Almost 100 sheep were let loose on a main road in Woodingdean, police have said.
Early on Sunday, March 5, police received a number of calls from members of public reporting up to 100 sheep on the road at Bexhill Road. When police attended around 30 to 40 sheep were seen running towards Falmer Road from the fields running alongside Bexhill Road.
It transpired that a member of public has passed through private fields over the weekend at the farm in Rottingdean and left the gate open allowing the heavily pregnant flock to escape and run into the road.
Cars had to avoid the sheep along Bexhill Road and it was here a dog walker with his dog off the lead had unwittingly come across the flock. One of the dogs has chased the flock onto a main road resulting in police having to close the Falmer Road for a short time.
Police said the same dog had also caused significant distress to the flock, many of which were about to go into lambing season. Sheep worrying like this can cause miscarriages and still born births to pregnant ewes.
Officers added that a ewe also received severe bite to its neck area and it is still unknown whether it will survive the incident due to the likelihood of infection.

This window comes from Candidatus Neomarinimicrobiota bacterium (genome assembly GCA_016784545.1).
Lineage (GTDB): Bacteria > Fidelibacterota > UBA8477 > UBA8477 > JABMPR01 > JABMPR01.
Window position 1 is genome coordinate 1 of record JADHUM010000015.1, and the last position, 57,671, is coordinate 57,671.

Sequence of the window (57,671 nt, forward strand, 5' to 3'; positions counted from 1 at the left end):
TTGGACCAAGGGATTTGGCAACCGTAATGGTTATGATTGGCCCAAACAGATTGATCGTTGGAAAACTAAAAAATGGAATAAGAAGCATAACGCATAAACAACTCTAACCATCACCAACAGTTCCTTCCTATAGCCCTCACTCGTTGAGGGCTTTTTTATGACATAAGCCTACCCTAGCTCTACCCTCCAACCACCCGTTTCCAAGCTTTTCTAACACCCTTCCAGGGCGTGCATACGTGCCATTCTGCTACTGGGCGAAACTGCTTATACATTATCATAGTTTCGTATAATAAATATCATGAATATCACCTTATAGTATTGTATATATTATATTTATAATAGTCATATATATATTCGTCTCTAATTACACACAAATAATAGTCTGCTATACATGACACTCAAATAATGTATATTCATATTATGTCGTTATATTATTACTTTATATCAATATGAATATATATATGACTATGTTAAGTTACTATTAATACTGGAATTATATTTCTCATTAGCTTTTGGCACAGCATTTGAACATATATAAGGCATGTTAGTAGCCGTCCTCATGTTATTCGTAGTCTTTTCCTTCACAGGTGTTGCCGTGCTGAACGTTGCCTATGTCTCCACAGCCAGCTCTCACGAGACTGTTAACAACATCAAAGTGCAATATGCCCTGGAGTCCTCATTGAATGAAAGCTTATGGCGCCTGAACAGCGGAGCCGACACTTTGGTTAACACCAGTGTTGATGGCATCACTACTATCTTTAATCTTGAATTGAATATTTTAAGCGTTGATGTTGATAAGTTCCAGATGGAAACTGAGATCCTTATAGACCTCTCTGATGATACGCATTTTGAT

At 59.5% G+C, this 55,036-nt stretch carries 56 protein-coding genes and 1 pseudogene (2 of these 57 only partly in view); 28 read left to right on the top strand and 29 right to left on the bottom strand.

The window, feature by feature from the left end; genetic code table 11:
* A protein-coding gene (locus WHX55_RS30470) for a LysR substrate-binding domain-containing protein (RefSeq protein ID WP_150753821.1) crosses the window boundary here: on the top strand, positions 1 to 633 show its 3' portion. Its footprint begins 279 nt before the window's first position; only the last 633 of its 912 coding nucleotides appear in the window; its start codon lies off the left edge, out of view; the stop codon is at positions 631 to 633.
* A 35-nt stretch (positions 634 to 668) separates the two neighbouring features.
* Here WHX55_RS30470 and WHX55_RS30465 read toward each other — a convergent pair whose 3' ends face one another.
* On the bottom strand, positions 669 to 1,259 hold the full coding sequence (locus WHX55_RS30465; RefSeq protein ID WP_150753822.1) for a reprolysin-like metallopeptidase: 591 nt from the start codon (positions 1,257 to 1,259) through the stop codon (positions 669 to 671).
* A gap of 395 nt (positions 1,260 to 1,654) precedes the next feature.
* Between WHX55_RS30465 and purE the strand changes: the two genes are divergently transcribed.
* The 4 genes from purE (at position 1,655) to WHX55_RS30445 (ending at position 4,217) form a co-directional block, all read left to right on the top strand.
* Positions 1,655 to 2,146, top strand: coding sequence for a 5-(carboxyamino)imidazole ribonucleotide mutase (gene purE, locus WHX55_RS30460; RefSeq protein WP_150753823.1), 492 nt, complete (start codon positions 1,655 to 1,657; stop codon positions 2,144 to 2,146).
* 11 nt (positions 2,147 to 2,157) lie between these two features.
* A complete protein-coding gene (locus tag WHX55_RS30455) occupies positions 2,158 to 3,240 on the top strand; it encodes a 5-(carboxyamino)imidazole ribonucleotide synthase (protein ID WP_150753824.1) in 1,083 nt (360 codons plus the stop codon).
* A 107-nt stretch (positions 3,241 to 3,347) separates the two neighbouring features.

PC Lou Douglas said: “Be aware if you are out walking in the countryside, particularly dog walkers or hikers, about where sheep are in fields. Always securely shut gates after passing through public footpaths and bridleways, and not to enter private lands. Keep dogs on leads around any sheep or livestock or immediately get control of dogs when they are off a lead.
“The owner of the dogs involved in this incident have been identified and have been given words of advice.”
Sergeant Tom Carter, wildlife and rural crime lead for Sussex Police, added: “At this time of year, most ewes are in lamb and stress caused by dogs can cause them to abort. Even the most docile of pets can turn killer and even the best behaved of dogs can become uncontrollable. A landowner is able to shoot a dog that they believe is worrying sheep - and that includes if they are running after them or chasing them, not necessarily physically attacking them.
“Don’t walk your pet away from where you are permitted to be and always be aware of livestock - it may not be in sight, perhaps hidden by vegetation or the lie of the land.”